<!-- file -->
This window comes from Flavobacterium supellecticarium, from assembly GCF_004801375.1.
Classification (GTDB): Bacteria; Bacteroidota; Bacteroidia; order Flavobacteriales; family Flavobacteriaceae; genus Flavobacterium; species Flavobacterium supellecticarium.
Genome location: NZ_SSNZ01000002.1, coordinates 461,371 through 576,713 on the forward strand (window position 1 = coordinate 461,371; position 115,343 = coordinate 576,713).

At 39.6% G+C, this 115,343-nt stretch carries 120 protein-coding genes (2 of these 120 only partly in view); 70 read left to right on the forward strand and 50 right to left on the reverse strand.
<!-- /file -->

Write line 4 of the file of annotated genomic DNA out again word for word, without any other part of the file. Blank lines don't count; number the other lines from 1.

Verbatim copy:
At 39.6% G+C, this 115,343-nt stretch carries 120 protein-coding genes (2 of these 120 only partly in view); 70 read left to right on the forward strand and 50 right to left on the reverse strand.